by Heather Bartos
It happens as I’m trying to plant a French marigold. The marigold wasn’t even supposed to go here—it had the wrong tag and was supposed to be a Delta sunflower—but the sunflower was planted where I wanted the marigold to go. It’s late morning, my time is running out, and I’m getting irritable.
I dig down and find only the loose topsoil I had added a few weeks ago. Huh. I must have done a poor job clearing this area, since under the topsoil is just “duff”—old grasses and weeds, some mulch, but nothing here to sustain a little red-headed, orange-streaked life.
The marigold regards me, saying nothing, the strong, silent type. That’s good, since I’m going to be cruel to be kind. I clear a little space with the shovel, anticipating I will hit the real dirt, the good stuff, but all I get is a few tangled roots.
I can’t find the ground. My breathing accelerates, just a little bit, and my heart rate climbs to match it.
I have had anxiety my whole life. I’ve given up the hope that it will ever completely go away. Most of what I fear has never happened and never will.
Sometimes I can trace the fear to a specific event. When I was a kid, I was never afraid of flying. When I was twenty-one, I flew from Chicago to San Jose through a blinding snowstorm. The pilot announced we may experience windshear.
“What’s that?” I asked my mom, as the flight attendants rushed to collect our silverware and meal trays. We had just started dinner. None of us were done. The plane felt like it was on a trampoline.
My mom, who was snapping her little table back into the seat in front of her, said, “That means it’s easier to crash.”
The swaying of the plane made me nauseous.
“Lift your back off the seat,” my mom said. “You feel it less.”
When am I going to find the ground, the soil, so I can get this planted? How is it that I can’t find it? Isn’t it just under my feet like it’s supposed to be, like it always is?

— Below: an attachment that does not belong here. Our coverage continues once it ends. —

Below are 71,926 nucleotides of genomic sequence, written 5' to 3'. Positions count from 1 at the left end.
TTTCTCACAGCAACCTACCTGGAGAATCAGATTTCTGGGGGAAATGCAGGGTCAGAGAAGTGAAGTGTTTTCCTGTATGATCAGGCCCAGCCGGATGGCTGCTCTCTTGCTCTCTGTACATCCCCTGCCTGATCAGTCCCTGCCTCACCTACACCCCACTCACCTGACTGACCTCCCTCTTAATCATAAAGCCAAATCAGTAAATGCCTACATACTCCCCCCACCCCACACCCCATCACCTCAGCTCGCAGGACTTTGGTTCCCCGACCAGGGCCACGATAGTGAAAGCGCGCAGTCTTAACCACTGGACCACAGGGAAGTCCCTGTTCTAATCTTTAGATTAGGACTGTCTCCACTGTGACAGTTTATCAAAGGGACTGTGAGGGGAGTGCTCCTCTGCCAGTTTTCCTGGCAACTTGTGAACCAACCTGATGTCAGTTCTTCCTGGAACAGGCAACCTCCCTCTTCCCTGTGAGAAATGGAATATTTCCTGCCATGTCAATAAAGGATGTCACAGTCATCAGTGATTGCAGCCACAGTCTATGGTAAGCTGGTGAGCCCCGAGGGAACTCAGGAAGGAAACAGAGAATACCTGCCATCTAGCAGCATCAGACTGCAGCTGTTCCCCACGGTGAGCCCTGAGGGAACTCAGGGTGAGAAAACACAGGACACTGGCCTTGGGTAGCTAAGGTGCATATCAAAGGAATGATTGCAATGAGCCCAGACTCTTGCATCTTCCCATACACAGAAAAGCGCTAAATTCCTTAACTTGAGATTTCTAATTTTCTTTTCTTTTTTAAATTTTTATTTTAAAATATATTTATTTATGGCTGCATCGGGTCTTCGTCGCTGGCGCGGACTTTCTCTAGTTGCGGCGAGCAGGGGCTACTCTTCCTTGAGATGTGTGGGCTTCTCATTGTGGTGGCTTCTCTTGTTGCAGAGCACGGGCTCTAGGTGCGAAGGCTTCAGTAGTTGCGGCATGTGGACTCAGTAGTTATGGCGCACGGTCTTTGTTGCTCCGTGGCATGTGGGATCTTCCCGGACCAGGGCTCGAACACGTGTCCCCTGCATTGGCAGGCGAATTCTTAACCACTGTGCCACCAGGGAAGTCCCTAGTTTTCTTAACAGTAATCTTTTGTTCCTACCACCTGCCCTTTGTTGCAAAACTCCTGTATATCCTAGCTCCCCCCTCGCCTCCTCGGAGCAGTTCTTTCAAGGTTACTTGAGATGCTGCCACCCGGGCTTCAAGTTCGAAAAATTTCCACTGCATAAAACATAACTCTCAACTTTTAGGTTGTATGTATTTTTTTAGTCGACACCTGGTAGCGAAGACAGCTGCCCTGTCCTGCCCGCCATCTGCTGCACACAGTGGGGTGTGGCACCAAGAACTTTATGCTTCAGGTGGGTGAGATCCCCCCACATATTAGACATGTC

I was a good kid, compliant and well behaved. I only remember being grounded once. I wasn’t allowed to go anywhere after school for a week. Since I liked reading books at home, this didn’t have much of a sting.
But the stay-at-home order, coming late in March of 2020, felt different than being grounded, although the rules were the same. Stay home. Stay alone.
Who knew, before then, that just going to the grocery store could cause anxiety, that just buying a can of soup might kill you?
When I was twenty-three, I flew through a thunderstorm from Reno to Salt Lake City. The woman next to me had a panic attack. The plane bucked and bounced, a rubber ball thrown by a careless toddler, a beanbag hurled at a picture of a malevolent, grinning clown. My stomach flipped and flopped. I had trouble catching my breath.
After that, I couldn’t fly without fear for almost ten years.
Okay, my sweet marigold. Here’s how this will work:
I’ve cleared a little section, between some tree roots, and dug out the stones. It’s not the best set up and we both know it, but I’m out of time. There’s compost, but since your neighbor the delphinium is a self-centered water hog, there may not be much left to absorb.
In you go, my friend. What doesn’t kill you makes you stronger.
I won’t tell you what happened in this very spot, last week, to the bachelor’s button that was your traveling companion.
The thing that ended my decade-long fear of flight was helping an elderly relative. The only way to take care of him and visit with my work schedule was to fly.
I needed something bigger than my fear, and I found it in love. The plane couldn’t crash, because someone needed me.
About a month into the pandemic, I was walking several miles a week, trying to ground myself. I developed stabbing heel pain in one foot. At the same time, I developed vertigo. Out of nowhere, I would get dizzy and lose my balance.
“No walking for a month,” my nurse practitioner said.
The vertigo was caused by bones in my inner ear that were out of alignment. Eventually the bones would re-adjust, and the problem would go away.
And it did.
Some of us scrabble hard to find purchase, to become rooted, to obtain even the tiniest piece of peace. It is a mystery, why some growing things fail to thrive even with the best soil, the best conditions, and others stretch to the sky from the sludge, nourished by what seems to be nothing at all.
That marigold is doing fine. It didn’t have any other option.
About Heather Bartos
Heather Bartos has had essays included in Fatal Flaw, Stoneboat Literary Journal, HerStry, and elsewhere. Her microfiction and other short fiction has been included in Baltimore Review, Ponder Review, Relief: A Journal of Art and Faith, and elsewhere. She holds a doctoral degree and is pursuing a Master’s in English online through the University of New Orleans.